In my workshops on assessment writing I provide ten rules for writing valid questions, I discuss the role of learning objectives and I emphasize the importance of writing questions at a range of Revised Bloom’s Taxonomy levels — but I’ve come to realize that all of that, while important, is not enough. Above all, question writers have to write meaningful questions. What do I mean by a meaningful question? It’s a question that is relevant to the learner’s need-to-know.
My first inkling of this distinction was a few years ago when I was going through an Angoff cut score setting process for a sales representative exam at a pharmaceutical company. The training departments of life science companies tend to have two kinds of employees: career learning professionals, often with backgrounds in instructional design, and rotational employees who are typically former sales representatives doing a one to three year rotation in training who will then go on to other positions within the company, commonly in sales management.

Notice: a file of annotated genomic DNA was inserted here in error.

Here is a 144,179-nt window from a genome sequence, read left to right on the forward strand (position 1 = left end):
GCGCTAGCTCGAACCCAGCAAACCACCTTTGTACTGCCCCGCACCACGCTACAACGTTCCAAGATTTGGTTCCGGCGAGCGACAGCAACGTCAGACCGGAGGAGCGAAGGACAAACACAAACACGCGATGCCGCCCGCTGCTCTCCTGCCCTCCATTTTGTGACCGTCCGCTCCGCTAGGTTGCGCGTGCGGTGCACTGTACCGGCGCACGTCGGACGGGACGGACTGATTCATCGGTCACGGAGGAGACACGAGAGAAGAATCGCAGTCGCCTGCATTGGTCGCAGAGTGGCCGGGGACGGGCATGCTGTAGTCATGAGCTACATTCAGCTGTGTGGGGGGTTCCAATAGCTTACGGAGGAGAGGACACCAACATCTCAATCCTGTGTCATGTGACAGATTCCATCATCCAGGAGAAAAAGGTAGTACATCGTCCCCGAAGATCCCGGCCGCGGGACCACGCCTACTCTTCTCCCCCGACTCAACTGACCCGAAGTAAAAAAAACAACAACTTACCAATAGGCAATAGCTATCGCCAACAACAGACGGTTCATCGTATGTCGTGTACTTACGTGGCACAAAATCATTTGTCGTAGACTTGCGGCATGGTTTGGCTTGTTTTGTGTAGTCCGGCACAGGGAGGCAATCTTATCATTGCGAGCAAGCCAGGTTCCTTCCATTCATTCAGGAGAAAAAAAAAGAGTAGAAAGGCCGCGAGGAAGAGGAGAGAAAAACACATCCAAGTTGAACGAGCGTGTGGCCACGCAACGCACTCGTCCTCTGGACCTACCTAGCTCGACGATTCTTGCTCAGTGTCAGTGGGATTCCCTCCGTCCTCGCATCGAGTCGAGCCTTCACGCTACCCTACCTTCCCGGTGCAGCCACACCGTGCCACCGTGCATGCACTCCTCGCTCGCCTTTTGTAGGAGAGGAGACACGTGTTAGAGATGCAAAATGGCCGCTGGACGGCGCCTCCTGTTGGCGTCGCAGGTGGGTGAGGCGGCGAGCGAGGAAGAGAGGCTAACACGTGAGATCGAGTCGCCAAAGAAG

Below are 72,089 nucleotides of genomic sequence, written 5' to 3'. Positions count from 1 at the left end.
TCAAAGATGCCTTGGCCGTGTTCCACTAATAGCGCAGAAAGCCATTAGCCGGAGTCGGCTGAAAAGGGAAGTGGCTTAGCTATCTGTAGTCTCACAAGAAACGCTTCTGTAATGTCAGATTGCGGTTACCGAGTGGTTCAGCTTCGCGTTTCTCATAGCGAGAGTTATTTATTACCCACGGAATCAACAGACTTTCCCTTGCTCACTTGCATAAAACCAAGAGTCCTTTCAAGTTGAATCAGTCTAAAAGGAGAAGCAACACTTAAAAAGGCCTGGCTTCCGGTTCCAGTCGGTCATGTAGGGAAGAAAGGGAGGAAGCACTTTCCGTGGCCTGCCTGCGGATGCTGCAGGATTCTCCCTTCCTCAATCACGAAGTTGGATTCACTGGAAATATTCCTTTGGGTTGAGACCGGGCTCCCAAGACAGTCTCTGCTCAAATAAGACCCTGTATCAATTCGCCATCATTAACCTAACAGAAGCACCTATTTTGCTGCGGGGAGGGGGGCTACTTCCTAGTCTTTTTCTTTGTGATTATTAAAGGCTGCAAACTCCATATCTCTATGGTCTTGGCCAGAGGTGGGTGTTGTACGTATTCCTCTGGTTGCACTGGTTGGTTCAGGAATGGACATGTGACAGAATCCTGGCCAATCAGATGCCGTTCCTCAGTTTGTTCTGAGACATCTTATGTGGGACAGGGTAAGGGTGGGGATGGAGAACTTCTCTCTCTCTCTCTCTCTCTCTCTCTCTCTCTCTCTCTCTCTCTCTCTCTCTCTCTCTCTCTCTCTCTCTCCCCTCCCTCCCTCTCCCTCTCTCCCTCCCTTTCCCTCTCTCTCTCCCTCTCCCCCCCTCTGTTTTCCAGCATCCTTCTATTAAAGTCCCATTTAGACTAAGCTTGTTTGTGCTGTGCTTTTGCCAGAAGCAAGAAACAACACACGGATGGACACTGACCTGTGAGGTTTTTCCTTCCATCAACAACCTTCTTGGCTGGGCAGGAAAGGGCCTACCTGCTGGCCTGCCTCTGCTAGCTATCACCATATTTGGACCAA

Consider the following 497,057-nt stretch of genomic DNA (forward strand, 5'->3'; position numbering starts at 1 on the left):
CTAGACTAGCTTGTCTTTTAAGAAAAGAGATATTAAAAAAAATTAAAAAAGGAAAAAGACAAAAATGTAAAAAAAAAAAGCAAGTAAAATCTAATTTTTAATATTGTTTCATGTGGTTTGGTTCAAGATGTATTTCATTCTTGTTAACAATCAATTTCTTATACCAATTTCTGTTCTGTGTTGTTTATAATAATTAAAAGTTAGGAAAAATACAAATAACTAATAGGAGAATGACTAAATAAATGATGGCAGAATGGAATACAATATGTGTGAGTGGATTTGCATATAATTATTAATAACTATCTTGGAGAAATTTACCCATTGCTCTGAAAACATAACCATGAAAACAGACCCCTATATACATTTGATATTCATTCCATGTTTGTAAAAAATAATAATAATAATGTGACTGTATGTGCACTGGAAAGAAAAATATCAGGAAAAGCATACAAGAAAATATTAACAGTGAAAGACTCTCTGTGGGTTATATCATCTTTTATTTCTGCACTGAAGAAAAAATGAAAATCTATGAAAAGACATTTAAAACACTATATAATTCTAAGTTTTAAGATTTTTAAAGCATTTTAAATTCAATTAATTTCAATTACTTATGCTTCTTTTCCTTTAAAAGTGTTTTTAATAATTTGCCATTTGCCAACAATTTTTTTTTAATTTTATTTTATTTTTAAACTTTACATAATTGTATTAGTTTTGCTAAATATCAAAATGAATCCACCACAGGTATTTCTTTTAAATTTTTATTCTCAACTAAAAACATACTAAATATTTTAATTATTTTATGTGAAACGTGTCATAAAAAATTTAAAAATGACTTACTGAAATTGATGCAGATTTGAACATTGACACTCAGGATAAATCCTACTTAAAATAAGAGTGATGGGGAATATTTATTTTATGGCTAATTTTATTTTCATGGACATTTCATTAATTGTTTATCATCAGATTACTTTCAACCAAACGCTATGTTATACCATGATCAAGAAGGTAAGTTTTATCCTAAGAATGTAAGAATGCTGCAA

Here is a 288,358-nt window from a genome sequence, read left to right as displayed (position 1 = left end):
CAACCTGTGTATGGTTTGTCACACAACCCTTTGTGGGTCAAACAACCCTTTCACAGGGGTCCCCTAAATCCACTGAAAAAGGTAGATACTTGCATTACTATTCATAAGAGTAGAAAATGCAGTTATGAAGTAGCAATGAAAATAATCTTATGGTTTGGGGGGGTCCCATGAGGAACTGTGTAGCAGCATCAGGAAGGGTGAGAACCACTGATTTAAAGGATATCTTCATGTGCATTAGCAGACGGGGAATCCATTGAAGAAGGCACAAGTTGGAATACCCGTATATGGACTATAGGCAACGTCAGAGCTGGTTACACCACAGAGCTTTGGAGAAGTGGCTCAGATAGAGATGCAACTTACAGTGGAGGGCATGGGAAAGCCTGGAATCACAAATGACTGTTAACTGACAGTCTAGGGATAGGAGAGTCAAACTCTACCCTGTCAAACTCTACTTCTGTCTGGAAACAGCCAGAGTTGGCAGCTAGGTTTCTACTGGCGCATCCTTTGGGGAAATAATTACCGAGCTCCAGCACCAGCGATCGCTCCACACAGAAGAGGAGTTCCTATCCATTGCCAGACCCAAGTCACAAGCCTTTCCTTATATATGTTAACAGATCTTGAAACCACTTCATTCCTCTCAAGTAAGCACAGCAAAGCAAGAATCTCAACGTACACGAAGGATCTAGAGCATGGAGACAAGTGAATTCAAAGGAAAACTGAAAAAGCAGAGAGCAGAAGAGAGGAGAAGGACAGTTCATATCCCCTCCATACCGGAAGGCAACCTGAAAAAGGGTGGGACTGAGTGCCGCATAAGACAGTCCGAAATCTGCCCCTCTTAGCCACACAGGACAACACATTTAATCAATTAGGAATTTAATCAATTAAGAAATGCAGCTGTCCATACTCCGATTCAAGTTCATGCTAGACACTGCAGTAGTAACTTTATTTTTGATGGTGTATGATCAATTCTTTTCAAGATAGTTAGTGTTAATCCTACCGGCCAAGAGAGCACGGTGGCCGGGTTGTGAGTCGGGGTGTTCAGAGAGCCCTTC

All of the Angoff judges recruited for me were of the former-sales rep variety of employee. As we were going through the question review process we came across a number of questions that they wanted to discard because (as they explained it): “That’s a valid question but in a million years that information would never come up in a sales call.” And that’s when I understood the concept of a meaningful question.
When you are writing questions put yourself in the position of the learner/employee. Is this something the learner will actually need to know on the job? Is this something you would expect the learner to remember a few months from now? If the answers aren’t “yes” and “yes,” the question may not be meaningful.